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WiFi on Wheels brings internet access to students in Gloucester County

WiFi on Wheels.jpg
Posted at 6:15 AM, Nov 20, 2020
and last updated 2020-11-20 07:11:39-05

GLOUCESTER Co., Va. - What normally shuttles students to school is now helping signal their studies.

"As we all know, the COVID-19 pandemic has caused us to rethink how we provide educational opportunities for all students," said Superintendent for Gloucester County Public Schools Dr. Walter Clemons.

In this case, that means turning transportation into technology. For the past month or so, Gloucester County Public Schools has been operating the WiFi on Wheels program. The district installed a 5G wireless router on a school bus, which travels from neighborhood to neighborhood where internet connection is the weakest.

"We scheduled 'stop areas' so the bus will go to an area, stop there for about two hours and then move to the next location," said Transportation Coordinator Mitchel Thompson.

The transportation department was already privy to areas that were underserved. When the pandemic first hit, they were providing rides to internet cafés for families who couldn't access the internet.

When the WiFi on Wheels is out in a neighborhood, Director of Information Technology Scott Mecca said it can reach homes nearly 400 yards away.

"We actually have external antennas about as big as we could get for this frequency of radio, and so these antennas have been placed by our antenna system that's on the top of the bus," he said.

You will know if the bus is nearby because "SmartBus" will appear as a WiFi option. Students are then able to log in with the school-issued password.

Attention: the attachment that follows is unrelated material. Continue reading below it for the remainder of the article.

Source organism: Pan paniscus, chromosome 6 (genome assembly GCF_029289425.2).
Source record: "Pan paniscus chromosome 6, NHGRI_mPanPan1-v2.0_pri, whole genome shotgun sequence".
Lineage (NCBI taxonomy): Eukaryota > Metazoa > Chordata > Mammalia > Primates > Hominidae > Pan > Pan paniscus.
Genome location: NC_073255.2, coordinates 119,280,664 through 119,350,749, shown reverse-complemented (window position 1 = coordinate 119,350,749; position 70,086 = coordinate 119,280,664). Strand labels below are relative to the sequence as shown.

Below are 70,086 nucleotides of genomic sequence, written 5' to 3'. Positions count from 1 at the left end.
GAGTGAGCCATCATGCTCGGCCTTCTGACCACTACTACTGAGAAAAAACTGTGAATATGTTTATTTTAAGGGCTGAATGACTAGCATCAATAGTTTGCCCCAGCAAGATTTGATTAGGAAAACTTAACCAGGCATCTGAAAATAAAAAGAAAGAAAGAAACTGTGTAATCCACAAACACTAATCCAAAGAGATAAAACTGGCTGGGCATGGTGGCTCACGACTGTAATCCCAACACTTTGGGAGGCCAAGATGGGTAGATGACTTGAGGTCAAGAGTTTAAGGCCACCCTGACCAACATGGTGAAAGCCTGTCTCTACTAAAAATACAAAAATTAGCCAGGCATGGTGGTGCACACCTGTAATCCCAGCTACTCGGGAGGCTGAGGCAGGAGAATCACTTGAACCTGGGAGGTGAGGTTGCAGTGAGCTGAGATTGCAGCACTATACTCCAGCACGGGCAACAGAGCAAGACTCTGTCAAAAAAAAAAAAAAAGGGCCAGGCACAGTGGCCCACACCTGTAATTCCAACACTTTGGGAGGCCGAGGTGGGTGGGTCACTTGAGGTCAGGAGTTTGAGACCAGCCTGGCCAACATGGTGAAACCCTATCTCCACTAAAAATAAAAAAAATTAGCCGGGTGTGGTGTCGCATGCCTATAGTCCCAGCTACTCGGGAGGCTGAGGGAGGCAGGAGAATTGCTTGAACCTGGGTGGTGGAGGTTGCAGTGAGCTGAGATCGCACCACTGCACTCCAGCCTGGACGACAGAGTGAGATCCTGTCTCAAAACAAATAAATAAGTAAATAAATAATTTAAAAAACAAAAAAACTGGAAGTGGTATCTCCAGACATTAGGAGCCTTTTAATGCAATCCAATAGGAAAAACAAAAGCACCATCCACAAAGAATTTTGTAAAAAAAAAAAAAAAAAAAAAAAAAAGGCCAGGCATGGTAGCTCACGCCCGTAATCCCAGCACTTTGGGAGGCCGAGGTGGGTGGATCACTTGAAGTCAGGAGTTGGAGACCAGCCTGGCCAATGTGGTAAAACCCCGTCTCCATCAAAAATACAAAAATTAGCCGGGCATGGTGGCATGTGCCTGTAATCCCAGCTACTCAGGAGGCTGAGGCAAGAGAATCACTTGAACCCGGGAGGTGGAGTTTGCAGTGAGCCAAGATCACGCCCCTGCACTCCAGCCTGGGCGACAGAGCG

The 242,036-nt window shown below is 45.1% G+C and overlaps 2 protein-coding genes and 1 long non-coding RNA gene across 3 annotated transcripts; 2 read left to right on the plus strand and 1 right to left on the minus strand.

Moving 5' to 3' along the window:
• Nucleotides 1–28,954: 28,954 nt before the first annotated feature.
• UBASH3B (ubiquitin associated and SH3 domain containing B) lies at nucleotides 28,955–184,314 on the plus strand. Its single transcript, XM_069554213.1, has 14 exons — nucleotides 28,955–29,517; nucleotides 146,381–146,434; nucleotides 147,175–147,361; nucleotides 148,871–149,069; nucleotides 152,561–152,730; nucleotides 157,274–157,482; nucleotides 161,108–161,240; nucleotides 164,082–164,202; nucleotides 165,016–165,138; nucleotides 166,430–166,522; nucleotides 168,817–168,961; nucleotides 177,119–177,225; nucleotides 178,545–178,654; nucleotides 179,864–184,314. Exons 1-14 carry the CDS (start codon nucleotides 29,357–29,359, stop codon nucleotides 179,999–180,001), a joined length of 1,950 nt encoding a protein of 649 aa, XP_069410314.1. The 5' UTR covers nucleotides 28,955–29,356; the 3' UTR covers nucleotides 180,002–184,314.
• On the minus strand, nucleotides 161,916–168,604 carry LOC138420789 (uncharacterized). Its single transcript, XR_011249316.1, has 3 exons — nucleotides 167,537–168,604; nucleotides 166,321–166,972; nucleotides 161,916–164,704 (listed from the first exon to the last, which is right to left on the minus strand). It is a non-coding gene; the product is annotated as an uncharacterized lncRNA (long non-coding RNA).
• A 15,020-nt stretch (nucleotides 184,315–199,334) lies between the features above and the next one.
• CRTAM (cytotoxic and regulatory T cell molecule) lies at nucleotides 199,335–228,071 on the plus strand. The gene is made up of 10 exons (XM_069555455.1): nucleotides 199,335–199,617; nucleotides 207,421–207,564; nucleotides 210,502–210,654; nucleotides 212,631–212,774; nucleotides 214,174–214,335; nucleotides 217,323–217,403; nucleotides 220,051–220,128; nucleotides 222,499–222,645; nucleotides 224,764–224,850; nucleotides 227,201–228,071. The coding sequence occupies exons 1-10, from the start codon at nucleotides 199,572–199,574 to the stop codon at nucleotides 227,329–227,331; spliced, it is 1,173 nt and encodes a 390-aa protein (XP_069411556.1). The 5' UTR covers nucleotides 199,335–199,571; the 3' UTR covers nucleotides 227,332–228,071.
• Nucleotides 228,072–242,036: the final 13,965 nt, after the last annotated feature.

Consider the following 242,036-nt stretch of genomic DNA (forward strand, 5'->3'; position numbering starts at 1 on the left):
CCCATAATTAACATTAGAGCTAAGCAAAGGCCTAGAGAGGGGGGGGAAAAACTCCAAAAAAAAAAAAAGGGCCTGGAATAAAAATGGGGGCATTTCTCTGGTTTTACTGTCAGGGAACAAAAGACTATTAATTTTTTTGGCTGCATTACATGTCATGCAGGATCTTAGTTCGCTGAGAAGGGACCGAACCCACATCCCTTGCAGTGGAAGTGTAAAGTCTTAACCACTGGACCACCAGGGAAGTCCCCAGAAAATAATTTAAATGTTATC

"This is filtered internet, so even though somebody could get the password and use it, they're going to be limited as to where they go because we do block a lot of things," Mecca said.

Superintendent Clemons said its estimated to cost about $5,000 to equip the bus, but in a county where nearly 30% of the population doesn't have internet access, this is a step in the right direction.

The school district is currently operating on a hybrid model, meaning students are physically in the classroom two days a week and learn virtually the other days. Families were given the option of whether or not they wanted their students to attend in-person classes.

Related: City of Norfolk adds 24/7 Wi-Fi to 20 new public locations during pandemic

Superintendent Clemons said about one third of parents still opted for a fully virtual education. Regardless of how students choose to learn, WiFi on Wheels helps keep the school year rolling.

"Our responsibility is to find avenues in which we need to serve our students," said Dr. Clemons.

Thompson added, "We're just here to support the community in any way possible."

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